While some researchers note the existence of a vampire archetype, Carl Jung, founder of analytical psychology, believed that monsters, such as the vampire, are not archetypes themselves, but rather myths, born of archetypes. While Carl Jung’s beliefs would classify a vampire as a myth, I intend to show that early to modern stories of vampires show a gradual shift from the monster myth to three separate vampire portrayals/archetypes. One portrayal of vampires remaining that of the terrifying creature of origin, as is characterized by Carl Jung’s Shadow archetype; another portrayal being the tragic and tortured Byronic hero—or antihero; and the last progresses through the first two stages into the modern, beguiling, often-romanticized, literary figures of fantasy, the heroic vampire. I intend to show that these three distinct portrayals, though never fully leaving their mythic origins behind, have become their own archetypes, and the development of these archetypes mirrors humankind’s path to finding redemption from their own sinful natures, or dark desires, whether based in Judeo-Christian beliefs, other religious beliefs, or a secular moralistic belief system.
Carl Jung believes there are four main archetypes: The Self, the Persona, the Shadow, and the Anima/Animus. These archetypes are primordial images—archaic remnants imprinted on the unconscious mind, the part of the mind where automatic processing occurs. These primordial images are passed down from our ancestors. Jung states:
The term “archetype” is often misunderstood as meaning a certain definite mythological image or motif. But this would be no more than a conscious representation…The archetype is, on the contrary, an inherited tendency of the human mind to form representations of mythological motifs—representations that vary a great deal without losing their basic pattern. (Jung, 1968, p. 120)
Jung claims that every personality has a dark side that is the gateway to the unconscious mind and dreams. Through this gateway, the archetypal Shadow figure enters our dreams. Myths are not themselves archetypes. They are created by archetypes. The Shadow archetype is the hidden part of the human psyche—the part we fear for its obscurity. This fear causes our mind to create myths to represent this hidden part of our psyche (Jung, 1968, p. 38). Following Jung’s logic, a vampire cannot be an archetype in itself; instead, it is a myth born of the Shadow archetype.
So, what makes the vampire, or any other creature of myth, the embodiment of Carl Jung’s Shadow archetype? Tales of evil creatures abound in the time before Christianity. They are the representation of early humankind’s darker side; the images Jung claims are passed down to their descendants through their DNA, just as according to Lamentations 5:7 in the Bible, the child bears the iniquities of their father (English Standard Version Bible, 2001, Lamentations 5:7). These iniquities are our sin, and Jung’s Shadow archetype might very well be itself a representation of this sin and the vampire myth its manifestation.
In his book The Power of Myth, a manuscript of a conversation between Joseph Campbell, best known for his theory of the archetypal hero’s journey, and journalist Bill Moyers, Campbell claims:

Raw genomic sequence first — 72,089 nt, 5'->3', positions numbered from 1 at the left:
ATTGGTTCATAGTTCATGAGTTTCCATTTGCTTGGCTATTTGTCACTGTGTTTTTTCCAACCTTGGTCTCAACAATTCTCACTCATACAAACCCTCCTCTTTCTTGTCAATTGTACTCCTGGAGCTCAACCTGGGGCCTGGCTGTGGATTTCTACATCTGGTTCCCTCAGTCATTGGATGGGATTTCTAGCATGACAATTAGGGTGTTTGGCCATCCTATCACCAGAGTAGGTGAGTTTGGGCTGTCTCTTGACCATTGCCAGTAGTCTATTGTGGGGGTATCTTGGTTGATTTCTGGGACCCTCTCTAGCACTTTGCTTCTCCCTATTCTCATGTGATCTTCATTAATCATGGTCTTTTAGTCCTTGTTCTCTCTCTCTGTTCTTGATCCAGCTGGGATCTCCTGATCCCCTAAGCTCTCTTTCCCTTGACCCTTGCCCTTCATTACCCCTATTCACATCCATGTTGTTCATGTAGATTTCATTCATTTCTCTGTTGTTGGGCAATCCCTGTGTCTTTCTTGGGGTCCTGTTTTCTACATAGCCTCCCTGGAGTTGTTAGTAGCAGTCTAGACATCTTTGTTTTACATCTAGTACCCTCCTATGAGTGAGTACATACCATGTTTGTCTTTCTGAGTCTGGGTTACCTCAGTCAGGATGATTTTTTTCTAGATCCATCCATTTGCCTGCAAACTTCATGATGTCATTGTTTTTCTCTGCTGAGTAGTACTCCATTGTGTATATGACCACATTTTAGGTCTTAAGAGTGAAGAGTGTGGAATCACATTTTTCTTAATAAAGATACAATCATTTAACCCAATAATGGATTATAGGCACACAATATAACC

These bits of information from ancient times, which have to do with the themes that have supported human life, built civilizations, and informed religions over the millennia, have to do with deep inner problems, inner mysteries, inner thresholds of passage, and if you don’t know what the guide signs are along the way, you have to work it out for yourself. (Campbell & Moyer, 1998, p. 4)
To this, Moyer interprets Campbell’s meaning to be, “[W]e tell stories to try to come to terms with the world, to harmonize our lives with reality” (Campbell & Moyer, 1998, p. 4). It is in humankind’s nature to ask, “Why is this happening?” In that desire to reconcile the cognitive dissonance felt when we cannot unite what we see to what we understand, our mind searches for new comprehension through the creation of myths.
Early Vampire Folklore
Many countries and cultures have some form of vampire folklore in their history. These stories, as Campbell and Moyers suggest, have origins in the fears of those who are just trying to make sense of the world around them. Here are just a few examples.
Abhartach, a jealous dwarfish, cruel chieftain, and sorcerer, from the Irish town of Slaghtaverty in Londonberry, ruled during the 5th and 6th-centuries. Some stories say he fell to his death when he climbed a ledge outside his wife’s bedroom window to catch her cheating on him. Other versions of his tale say that a neighboring chieftain slew him. Abhartach was buried in an upright, rather than the typical prone position, as were many rulers of that time. The next day, the sorcerer returned from the grave and demanded that his subjects slit their wrists and fill a bowl with their blood for his consumption. The blood was necessary to sustain his life. Abhartach was then, once again, slain by either another chieftain or an assassin and buried upright. He rose from the dead, once more, the next night, to continue his reign of terror. The chieftain or assassin killed Abhartach one last time. This time, at the suggestion of a druid, they buried him upside down, trapping him in his grave (Bane, 2020, p. 13; Gallagher, 2017, p. 26). As is the case with most modern vampire stories, Abhartach began as a human, returns from the dead, and drinks blood.
An eleventh-century Sanskrit story, Baital Pachisi, or Vetala Panchevimshati, translated by Sir Richard Francis Burton in the mid-nineteenth century and renamed to Vikram and the Vampire, is the account of a baital and a king named Vikram. The baital is an evil spirit that can possess the dead, is half-man half-bat with a short stumpy tail. It drinks human blood and devours sacrifices of human flesh. Its gruesome countenance causes those who look upon it to grow weak and faint with fear. When at rest, baitals spend their time hanging from trees near cemeteries (Bane, 2020, p. 28-29). This ancient creature’s penchant for hanging from trees and its part-bat form was likely inspiration for literary vampires with the ability to turn into bats.